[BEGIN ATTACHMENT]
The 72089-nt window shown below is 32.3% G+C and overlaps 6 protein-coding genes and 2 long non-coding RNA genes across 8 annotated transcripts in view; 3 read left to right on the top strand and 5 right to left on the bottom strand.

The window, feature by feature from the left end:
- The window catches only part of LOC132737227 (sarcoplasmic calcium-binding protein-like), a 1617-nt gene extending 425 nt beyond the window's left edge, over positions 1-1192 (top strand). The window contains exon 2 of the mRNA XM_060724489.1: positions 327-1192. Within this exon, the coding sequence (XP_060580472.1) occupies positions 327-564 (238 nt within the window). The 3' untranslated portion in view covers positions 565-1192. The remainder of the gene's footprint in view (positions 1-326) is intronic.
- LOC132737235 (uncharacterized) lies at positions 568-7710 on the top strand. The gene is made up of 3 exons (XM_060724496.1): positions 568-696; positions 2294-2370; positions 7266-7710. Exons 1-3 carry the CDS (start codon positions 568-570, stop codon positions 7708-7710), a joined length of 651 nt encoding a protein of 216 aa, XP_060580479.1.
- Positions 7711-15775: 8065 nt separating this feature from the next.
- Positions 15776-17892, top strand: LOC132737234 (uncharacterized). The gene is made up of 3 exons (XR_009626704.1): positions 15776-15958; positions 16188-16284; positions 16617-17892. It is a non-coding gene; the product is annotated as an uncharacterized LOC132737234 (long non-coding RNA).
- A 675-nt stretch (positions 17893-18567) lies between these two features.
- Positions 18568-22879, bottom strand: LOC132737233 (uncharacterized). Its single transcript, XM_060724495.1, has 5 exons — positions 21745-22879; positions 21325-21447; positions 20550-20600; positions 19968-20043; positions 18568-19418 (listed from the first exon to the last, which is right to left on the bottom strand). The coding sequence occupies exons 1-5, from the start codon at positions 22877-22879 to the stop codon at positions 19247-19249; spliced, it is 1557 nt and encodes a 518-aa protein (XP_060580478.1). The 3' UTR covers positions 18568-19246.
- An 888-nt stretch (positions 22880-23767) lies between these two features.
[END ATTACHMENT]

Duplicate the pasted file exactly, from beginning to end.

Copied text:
The 72089-nt window shown below is 32.3% G+C and overlaps 6 protein-coding genes and 2 long non-coding RNA genes across 8 annotated transcripts in view; 3 read left to right on the top strand and 5 right to left on the bottom strand.

The window, feature by feature from the left end:
- The window catches only part of LOC132737227 (sarcoplasmic calcium-binding protein-like), a 1617-nt gene extending 425 nt beyond the window's left edge, over positions 1-1192 (top strand). The window contains exon 2 of the mRNA XM_060724489.1: positions 327-1192. Within this exon, the coding sequence (XP_060580472.1) occupies positions 327-564 (238 nt within the window). The 3' untranslated portion in view covers positions 565-1192. The remainder of the gene's footprint in view (positions 1-326) is intronic.
- LOC132737235 (uncharacterized) lies at positions 568-7710 on the top strand. The gene is made up of 3 exons (XM_060724496.1): positions 568-696; positions 2294-2370; positions 7266-7710. Exons 1-3 carry the CDS (start codon positions 568-570, stop codon positions 7708-7710), a joined length of 651 nt encoding a protein of 216 aa, XP_060580479.1.
- Positions 7711-15775: 8065 nt separating this feature from the next.
- Positions 15776-17892, top strand: LOC132737234 (uncharacterized). The gene is made up of 3 exons (XR_009626704.1): positions 15776-15958; positions 16188-16284; positions 16617-17892. It is a non-coding gene; the product is annotated as an uncharacterized LOC132737234 (long non-coding RNA).
- A 675-nt stretch (positions 17893-18567) lies between these two features.
- Positions 18568-22879, bottom strand: LOC132737233 (uncharacterized). Its single transcript, XM_060724495.1, has 5 exons — positions 21745-22879; positions 21325-21447; positions 20550-20600; positions 19968-20043; positions 18568-19418 (listed from the first exon to the last, which is right to left on the bottom strand). The coding sequence occupies exons 1-5, from the start codon at positions 22877-22879 to the stop codon at positions 19247-19249; spliced, it is 1557 nt and encodes a 518-aa protein (XP_060580478.1). The 3' UTR covers positions 18568-19246.
- An 888-nt stretch (positions 22880-23767) lies between these two features.